Czechs kidnapped in Lebanon sue state over “blunders”

Five Czechs kidnapped in Lebanon, photo: archive of Czech Police

Four Czechs who were kidnapped in Lebanon last year are suing the state for financial compensation. They argue that if the country’s intelligence services had been better coordinated they may never have had to endure a grueling period of captivity.

Five Czechs kidnapped in Lebanon,  photo: archive of Czech Police
Five Czechs – a lawyer, a military intelligence officer, an Arabic interpreter and two TV reporters – were travelling in Lebanon last year when they were abducted.

Their kidnappers were demanding that Prague not extradite Ali Fayad, a reported member of the Lebanese secret services, to the US to face terrorism charges.

Immediately after the Czechs were let go in February Mr. Fayad was released and returned to Lebanon.

Now four of the five are demanding financial compensation from the Czech state amounting to CZK 40 million.

Czech Finance Ministry spokesman Michal Žurovec made this statement to Czech Radio, which broke the story on Thursday.

Illustrative photo: Czech Television
“At the end of July the Ministry of Finance received a request for compensation for non-pecuniary damages pertaining to the four aggrieved in connection with their abduction in Lebanon. Each of them is claiming compensation of CZK 10 million. The aggrieved are claiming the referred to compensation as a result of maladministration.”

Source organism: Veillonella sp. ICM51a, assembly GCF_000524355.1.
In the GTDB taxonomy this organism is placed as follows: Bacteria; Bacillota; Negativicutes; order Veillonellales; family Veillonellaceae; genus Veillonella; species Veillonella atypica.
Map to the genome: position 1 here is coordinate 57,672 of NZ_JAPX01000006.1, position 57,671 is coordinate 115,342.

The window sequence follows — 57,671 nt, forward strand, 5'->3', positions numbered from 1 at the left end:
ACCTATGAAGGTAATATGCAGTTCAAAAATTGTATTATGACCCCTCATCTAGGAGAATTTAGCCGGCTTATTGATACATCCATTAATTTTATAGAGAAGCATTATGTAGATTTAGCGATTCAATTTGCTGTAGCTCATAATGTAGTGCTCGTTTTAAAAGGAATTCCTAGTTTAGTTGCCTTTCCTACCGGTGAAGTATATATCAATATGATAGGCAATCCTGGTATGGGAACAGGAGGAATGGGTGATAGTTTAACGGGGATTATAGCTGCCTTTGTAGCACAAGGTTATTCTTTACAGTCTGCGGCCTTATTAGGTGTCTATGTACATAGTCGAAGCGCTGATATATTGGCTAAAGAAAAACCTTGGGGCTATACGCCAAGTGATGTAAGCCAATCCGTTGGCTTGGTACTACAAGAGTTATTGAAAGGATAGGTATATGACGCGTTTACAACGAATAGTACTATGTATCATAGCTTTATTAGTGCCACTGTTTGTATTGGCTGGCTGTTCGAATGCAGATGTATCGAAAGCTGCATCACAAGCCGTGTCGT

Specifically the four say that if the Czech secret services had been better coordinated they may never have had to spend seven grueling months in captivity.

They say that the civilian intelligence service had information that reprisals for the arrest of Ali Fayad in Prague were planned. The fact that his case came to court also helped lead to their abduction, they argue. One of the kidnap victims, Jan Švarc, was Mr. Fayad’s lawyer.

Another of the plaintiffs, translator Adam Honsi, describes some of what they had to go through.

“We have suffered serious illnesses. One of us was taking six kinds of medicine prior to the abduction for his heart and cardiovascular disease but all they gave him was aspirin. We have also suffered from mental problems. Our scariest experience was when during negotiations the kidnappers told the Czech side that if they didn’t fulfil their demands they would sell one or two of us to Islamic State.”

Robert Pelikán,  photo: Prokop Havel
Czech detectives have been working on the case since the men disappeared last summer. A spokesperson for the state attorney’s office said the investigation was still ongoing.

The minister of justice, Robert Pelikán, has refused to comment on the compensation claims. However, he said in February that the circumstances of the case were strange and the whole matter needed to be thoroughly investigated.